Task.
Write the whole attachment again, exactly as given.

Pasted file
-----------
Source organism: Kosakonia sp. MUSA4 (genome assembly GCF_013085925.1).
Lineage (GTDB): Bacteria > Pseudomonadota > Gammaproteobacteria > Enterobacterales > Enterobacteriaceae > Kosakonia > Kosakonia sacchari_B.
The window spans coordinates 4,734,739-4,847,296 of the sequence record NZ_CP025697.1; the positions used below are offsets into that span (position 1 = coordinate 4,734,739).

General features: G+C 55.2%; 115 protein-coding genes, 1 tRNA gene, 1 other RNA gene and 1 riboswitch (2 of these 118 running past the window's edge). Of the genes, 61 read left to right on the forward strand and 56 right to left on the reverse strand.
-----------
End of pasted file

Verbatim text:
Source organism: Kosakonia sp. MUSA4 (genome assembly GCF_013085925.1).
Lineage (GTDB): Bacteria > Pseudomonadota > Gammaproteobacteria > Enterobacterales > Enterobacteriaceae > Kosakonia > Kosakonia sacchari_B.
The window spans coordinates 4,734,739-4,847,296 of the sequence record NZ_CP025697.1; the positions used below are offsets into that span (position 1 = coordinate 4,734,739).

General features: G+C 55.2%; 115 protein-coding genes, 1 tRNA gene, 1 other RNA gene and 1 riboswitch (2 of these 118 running past the window's edge). Of the genes, 61 read left to right on the forward strand and 56 right to left on the reverse strand.